I had been astonished at times to hear even the grave and virtuous Lehrs, openly and quite as a matter of course, give expression to grave doubts concerning our individual survival after death. He declared that in many great men this doubt, even though only tacitly held, had been the real incitement to noble deeds. The natural result of such a belief speedily dawned on me without, however, causing me any serious alarm. On the contrary, I found a fascinating stimulus in the fact that boundless regions of meditation and knowledge were thereby opened up which hitherto I had merely skimmed in light-hearted levity.
This is not the place to examine Wagner’s anti-Semitism, which we will explore on another occasion. Here we should note the presence of a Jewish believer in Yeshua in his life and development, one whose influence was significant, despite some of his non-orthodox beliefs. From the perspective of history the younger brother, Samuel, may have left a more lasting influence on Jewish-Christian relations through his friendship with Wagner than the important works of his better known brother on the poetry of Homer.
Prayer: Lord, only you know the part we play in the history of your Church and Israel, and in wider society. We cannot discern our place, nor do we need to. Help us be faithful to your Incarnate Word, our Messiah Yeshua, and be an influence for good, wherever you place us, and whatever you give us to do this day. In Yeshua’s name we pray. Amen,
Sources and additional material:
http://www.gutenberg.org/ebooks/5197 vol 1 wagner my life
From Richard Wagner’s autobiography
To assist us in these discussions Anders called in his friend and housemate Lehrs, a philologist, my acquaintance with whom was soon to develop into one of the most beautiful friendships of my life. Lehrs was the younger brother of a famous scholar at Konigsberg. He had left there to come to Paris some years before, with the object of gaining an independent position by his philological work.
What this meant in Paris I learned just about this time from the hapless fate of the worthy Lehrs. Driven by need such as I myself had had to surmount a year before at about the same time, he had been compelled on a broiling hot day in the previous summer to scour the various quarters of the city breathlessly, to get grace for bills he had accepted, and which had fallen due. He foolishly took an iced drink, which he hoped would refresh him in his distressing condition, but it immediately made him lose his voice, and from that day he was the victim of a hoarseness which with terrific rapidity ripened the seeds of consumption, doubtless latent in him, and developed that incurable disease. For months he had been growing weaker and weaker, filling us at last with the gloomiest anxiety: he alone believed the supposed chill would be cured, if he could heat his room better for a time. One day I sought him out in his lodging, where I found him in the icy-cold room, huddled up at his writing-table, and complaining of the difficulty of his work for Didot, which was all the more distressing as his employer was pressing him for advances he had made.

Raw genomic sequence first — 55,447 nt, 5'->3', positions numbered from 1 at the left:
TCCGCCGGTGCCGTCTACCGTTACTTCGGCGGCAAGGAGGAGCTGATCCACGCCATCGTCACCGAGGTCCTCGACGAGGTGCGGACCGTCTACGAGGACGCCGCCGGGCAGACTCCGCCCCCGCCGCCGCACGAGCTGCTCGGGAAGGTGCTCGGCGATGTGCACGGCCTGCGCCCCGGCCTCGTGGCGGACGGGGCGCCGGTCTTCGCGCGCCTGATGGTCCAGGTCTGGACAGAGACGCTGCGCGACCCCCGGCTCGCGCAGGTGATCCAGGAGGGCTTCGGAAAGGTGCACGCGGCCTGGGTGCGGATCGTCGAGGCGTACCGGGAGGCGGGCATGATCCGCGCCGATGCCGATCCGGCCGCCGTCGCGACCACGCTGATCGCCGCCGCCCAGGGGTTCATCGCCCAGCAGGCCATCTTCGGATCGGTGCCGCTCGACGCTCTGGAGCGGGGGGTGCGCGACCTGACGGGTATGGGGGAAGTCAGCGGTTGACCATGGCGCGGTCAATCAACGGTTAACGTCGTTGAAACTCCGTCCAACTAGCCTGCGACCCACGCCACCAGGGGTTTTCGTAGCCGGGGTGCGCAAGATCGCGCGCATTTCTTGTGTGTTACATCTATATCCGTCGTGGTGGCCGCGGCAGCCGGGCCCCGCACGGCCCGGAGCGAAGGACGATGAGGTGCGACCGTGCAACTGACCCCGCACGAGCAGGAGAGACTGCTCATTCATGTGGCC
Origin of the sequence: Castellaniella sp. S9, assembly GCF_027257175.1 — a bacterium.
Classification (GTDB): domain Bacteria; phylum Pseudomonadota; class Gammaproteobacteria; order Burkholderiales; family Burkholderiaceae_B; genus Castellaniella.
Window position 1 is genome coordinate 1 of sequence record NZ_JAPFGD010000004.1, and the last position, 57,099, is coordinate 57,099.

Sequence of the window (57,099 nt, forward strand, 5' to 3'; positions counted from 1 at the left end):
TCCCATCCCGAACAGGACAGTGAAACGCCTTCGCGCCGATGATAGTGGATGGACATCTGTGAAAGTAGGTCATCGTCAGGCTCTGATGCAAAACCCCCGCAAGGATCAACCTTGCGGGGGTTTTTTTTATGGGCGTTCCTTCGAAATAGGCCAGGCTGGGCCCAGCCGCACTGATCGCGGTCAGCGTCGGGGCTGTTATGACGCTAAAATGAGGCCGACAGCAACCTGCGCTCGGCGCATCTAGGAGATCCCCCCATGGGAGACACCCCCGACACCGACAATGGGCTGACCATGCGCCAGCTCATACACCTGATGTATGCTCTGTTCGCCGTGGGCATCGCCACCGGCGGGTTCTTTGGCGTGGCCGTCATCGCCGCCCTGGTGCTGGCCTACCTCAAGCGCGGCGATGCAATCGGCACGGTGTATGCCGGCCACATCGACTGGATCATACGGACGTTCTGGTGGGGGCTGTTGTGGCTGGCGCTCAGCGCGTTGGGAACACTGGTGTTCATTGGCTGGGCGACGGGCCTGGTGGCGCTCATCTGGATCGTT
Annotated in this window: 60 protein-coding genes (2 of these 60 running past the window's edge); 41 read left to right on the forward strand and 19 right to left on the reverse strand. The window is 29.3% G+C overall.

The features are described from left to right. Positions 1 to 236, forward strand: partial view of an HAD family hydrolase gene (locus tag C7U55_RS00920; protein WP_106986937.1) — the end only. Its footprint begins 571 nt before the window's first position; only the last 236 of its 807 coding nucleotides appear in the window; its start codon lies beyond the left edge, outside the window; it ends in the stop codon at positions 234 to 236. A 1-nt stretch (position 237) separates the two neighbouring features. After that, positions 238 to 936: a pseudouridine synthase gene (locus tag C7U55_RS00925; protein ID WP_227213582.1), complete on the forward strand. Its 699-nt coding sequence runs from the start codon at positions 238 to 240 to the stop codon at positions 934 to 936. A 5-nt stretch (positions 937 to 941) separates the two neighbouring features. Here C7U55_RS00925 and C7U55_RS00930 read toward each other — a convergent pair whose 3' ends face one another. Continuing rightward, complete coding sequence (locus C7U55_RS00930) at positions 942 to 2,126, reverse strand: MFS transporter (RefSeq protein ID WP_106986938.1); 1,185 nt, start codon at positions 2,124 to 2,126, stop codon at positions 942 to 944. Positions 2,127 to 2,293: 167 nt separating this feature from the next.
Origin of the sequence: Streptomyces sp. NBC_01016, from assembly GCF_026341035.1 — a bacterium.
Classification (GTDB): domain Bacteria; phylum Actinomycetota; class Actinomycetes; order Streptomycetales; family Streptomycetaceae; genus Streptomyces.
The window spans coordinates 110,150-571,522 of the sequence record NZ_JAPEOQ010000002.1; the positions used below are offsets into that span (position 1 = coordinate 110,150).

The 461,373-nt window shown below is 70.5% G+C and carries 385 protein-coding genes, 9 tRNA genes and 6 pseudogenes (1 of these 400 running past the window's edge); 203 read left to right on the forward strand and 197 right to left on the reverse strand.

He declared that if he had not had the consolation in those doleful hours of knowing that I had, at any rate, got my Dutchman finished, and that a prospect of success was thus opened to the little circle of friends, his misery would have been hard indeed to bear. Despite my own great trouble, I begged him to share our fire and work in my room. He smiled at my courage in trying to help others, especially as my quarters offered barely space enough for myself and my wife. However, one evening he came to us and silently showed me a letter he had received from Villemain, the Minister of Education at that time, in which the latter expressed in the warmest terms his great regret at having only just learned that so distinguished a scholar, whose able and extensive collaboration in Didot’s issue of the Greek classics had made him participator in a work that was the glory of the nation, should be in such bad health and straitened circumstances. Unfortunately, the amount of public money which he had at his disposal at that moment for subsidising literature only allowed of his offering him the sum of five hundred francs, which he enclosed with apologies, asking him to accept it as a recognition of his merits on the part of the French Government, and adding that it was his intention to give earnest consideration as to how he might materially improve his position.
This filled us with the utmost thankfulness on poor Lehrs’ account, and we looked on the incident almost as a miracle. We could not help assuming, however, that M. Villemain had been influenced by Didot, who had been prompted by his own guilty conscience for his despicable exploitation of Lehrs, and by the prospect of thus relieving himself of the responsibility of helping him. At the same time, from similar cases within our knowledge, which were fully confirmed by my own subsequent experience, we were driven to the conclusion that such prompt and considerate sympathy on the part of a minister would have been impossible in Germany. Lehrs would now have a fire to work by, but alas! our fears as to his declining health could not be allayed. When we left Paris in the following spring, it was the certainty that we should never see our dear friend again that made our parting so painful.